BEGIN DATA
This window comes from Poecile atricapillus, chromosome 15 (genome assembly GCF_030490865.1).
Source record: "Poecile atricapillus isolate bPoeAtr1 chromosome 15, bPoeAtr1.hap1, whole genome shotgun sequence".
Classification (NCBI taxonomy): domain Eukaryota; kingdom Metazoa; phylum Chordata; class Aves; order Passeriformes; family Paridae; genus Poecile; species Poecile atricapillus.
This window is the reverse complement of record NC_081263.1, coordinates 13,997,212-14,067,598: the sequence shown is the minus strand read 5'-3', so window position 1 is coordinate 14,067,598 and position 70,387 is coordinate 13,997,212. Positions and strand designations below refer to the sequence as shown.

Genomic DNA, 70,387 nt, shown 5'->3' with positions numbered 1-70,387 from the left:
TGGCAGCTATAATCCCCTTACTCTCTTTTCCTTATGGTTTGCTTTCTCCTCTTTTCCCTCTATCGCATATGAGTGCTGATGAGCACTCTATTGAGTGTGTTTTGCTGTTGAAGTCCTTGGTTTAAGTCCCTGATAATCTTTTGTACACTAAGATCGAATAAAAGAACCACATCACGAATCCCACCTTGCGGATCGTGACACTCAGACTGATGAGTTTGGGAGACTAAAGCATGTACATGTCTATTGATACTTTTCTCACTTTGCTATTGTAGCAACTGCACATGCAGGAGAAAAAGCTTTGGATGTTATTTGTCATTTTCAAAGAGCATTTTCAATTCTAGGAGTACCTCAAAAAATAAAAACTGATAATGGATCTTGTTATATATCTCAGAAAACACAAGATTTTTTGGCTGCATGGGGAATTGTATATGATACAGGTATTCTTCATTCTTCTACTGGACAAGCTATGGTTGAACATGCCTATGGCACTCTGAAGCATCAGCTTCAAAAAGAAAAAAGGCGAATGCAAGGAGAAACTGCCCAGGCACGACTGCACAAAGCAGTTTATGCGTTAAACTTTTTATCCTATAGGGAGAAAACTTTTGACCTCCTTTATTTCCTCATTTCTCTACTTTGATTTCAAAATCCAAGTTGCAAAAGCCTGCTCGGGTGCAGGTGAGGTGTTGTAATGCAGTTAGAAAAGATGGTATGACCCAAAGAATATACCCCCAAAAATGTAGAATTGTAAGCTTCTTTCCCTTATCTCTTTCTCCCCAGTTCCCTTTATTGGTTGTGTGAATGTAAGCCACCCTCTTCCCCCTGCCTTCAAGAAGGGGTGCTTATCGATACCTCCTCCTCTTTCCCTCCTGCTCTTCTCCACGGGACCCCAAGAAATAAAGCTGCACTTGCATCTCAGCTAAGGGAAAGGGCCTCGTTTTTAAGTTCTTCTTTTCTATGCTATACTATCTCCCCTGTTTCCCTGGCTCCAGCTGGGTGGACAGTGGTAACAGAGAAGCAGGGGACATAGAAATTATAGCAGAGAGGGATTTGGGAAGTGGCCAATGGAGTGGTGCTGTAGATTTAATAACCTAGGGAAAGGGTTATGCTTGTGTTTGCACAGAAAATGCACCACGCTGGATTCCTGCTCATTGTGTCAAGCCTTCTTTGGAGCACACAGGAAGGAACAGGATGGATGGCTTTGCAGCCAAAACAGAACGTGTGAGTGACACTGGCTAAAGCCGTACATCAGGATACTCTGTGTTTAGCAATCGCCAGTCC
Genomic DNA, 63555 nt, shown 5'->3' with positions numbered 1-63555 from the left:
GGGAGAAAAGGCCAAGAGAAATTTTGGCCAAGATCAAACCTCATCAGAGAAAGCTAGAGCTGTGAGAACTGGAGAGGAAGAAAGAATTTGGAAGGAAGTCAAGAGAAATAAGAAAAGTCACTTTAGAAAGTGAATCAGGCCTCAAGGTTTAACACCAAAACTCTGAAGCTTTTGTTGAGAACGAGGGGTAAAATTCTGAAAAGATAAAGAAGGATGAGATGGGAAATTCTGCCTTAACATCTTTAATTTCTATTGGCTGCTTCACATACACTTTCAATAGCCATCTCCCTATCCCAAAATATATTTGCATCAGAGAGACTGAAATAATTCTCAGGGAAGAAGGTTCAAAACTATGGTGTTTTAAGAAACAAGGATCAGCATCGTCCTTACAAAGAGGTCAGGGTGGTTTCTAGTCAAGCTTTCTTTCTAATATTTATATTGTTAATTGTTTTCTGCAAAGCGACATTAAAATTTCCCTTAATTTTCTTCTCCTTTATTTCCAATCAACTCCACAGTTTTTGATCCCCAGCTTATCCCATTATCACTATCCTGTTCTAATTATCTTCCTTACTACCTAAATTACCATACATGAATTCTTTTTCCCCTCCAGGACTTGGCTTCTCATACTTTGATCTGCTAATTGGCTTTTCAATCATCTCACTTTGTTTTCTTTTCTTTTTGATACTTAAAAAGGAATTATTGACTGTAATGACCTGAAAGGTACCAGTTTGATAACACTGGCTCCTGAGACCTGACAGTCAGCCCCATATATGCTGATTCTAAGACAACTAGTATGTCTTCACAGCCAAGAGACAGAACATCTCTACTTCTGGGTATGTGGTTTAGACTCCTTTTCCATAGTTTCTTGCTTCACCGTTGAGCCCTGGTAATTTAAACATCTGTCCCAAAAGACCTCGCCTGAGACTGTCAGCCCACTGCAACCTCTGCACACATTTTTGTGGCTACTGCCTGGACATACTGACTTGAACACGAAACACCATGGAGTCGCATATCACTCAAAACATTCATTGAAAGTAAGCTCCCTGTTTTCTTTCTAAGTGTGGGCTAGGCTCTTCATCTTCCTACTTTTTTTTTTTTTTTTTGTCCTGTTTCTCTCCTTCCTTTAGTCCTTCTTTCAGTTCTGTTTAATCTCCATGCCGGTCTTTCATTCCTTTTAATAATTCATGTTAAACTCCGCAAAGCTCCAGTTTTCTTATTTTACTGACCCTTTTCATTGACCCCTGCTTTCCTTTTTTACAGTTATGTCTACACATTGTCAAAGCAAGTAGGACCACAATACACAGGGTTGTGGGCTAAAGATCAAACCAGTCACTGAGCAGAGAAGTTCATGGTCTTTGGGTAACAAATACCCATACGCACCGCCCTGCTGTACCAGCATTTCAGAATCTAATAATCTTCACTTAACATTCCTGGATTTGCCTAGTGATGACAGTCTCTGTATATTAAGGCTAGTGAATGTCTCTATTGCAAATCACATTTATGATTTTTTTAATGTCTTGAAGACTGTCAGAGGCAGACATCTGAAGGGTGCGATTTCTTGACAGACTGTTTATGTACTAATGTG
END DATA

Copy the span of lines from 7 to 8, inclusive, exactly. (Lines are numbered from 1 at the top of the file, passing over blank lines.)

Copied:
Genomic DNA, 63555 nt, shown 5'->3' with positions numbered 1-63555 from the left:
GGGAGAAAAGGCCAAGAGAAATTTTGGCCAAGATCAAACCTCATCAGAGAAAGCTAGAGCTGTGAGAACTGGAGAGGAAGAAAGAATTTGGAAGGAAGTCAAGAGAAATAAGAAAAGTCACTTTAGAAAGTGAATCAGGCCTCAAGGTTTAACACCAAAACTCTGAAGCTTTTGTTGAGAACGAGGGGTAAAATTCTGAAAAGATAAAGAAGGATGAGATGGGAAATTCTGCCTTAACATCTTTAATTTCTATTGGCTGCTTCACATACACTTTCAATAGCCATCTCCCTATCCCAAAATATATTTGCATCAGAGAGACTGAAATAATTCTCAGGGAAGAAGGTTCAAAACTATGGTGTTTTAAGAAACAAGGATCAGCATCGTCCTTACAAAGAGGTCAGGGTGGTTTCTAGTCAAGCTTTCTTTCTAATATTTATATTGTTAATTGTTTTCTGCAAAGCGACATTAAAATTTCCCTTAATTTTCTTCTCCTTTATTTCCAATCAACTCCACAGTTTTTGATCCCCAGCTTATCCCATTATCACTATCCTGTTCTAATTATCTTCCTTACTACCTAAATTACCATACATGAATTCTTTTTCCCCTCCAGGACTTGGCTTCTCATACTTTGATCTGCTAATTGGCTTTTCAATCATCTCACTTTGTTTTCTTTTCTTTTTGATACTTAAAAAGGAATTATTGACTGTAATGACCTGAAAGGTACCAGTTTGATAACACTGGCTCCTGAGACCTGACAGTCAGCCCCATATATGCTGATTCTAAGACAACTAGTATGTCTTCACAGCCAAGAGACAGAACATCTCTACTTCTGGGTATGTGGTTTAGACTCCTTTTCCATAGTTTCTTGCTTCACCGTTGAGCCCTGGTAATTTAAACATCTGTCCCAAAAGACCTCGCCTGAGACTGTCAGCCCACTGCAACCTCTGCACACATTTTTGTGGCTACTGCCTGGACATACTGACTTGAACACGAAACACCATGGAGTCGCATATCACTCAAAACATTCATTGAAAGTAAGCTCCCTGTTTTCTTTCTAAGTGTGGGCTAGGCTCTTCATCTTCCTACTTTTTTTTTTTTTTTTTGTCCTGTTTCTCTCCTTCCTTTAGTCCTTCTTTCAGTTCTGTTTAATCTCCATGCCGGTCTTTCATTCCTTTTAATAATTCATGTTAAACTCCGCAAAGCTCCAGTTTTCTTATTTTACTGACCCTTTTCATTGACCCCTGCTTTCCTTTTTTACAGTTATGTCTACACATTGTCAAAGCAAGTAGGACCACAATACACAGGGTTGTGGGCTAAAGATCAAACCAGTCACTGAGCAGAGAAGTTCATGGTCTTTGGGTAACAAATACCCATACGCACCGCCCTGCTGTACCAGCATTTCAGAATCTAATAATCTTCACTTAACATTCCTGGATTTGCCTAGTGATGACAGTCTCTGTATATTAAGGCTAGTGAATGTCTCTATTGCAAATCACATTTATGATTTTTTTAATGTCTTGAAGACTGTCAGAGGCAGACATCTGAAGGGTGCGATTTCTTGACAGACTGTTTATGTACTAATGTG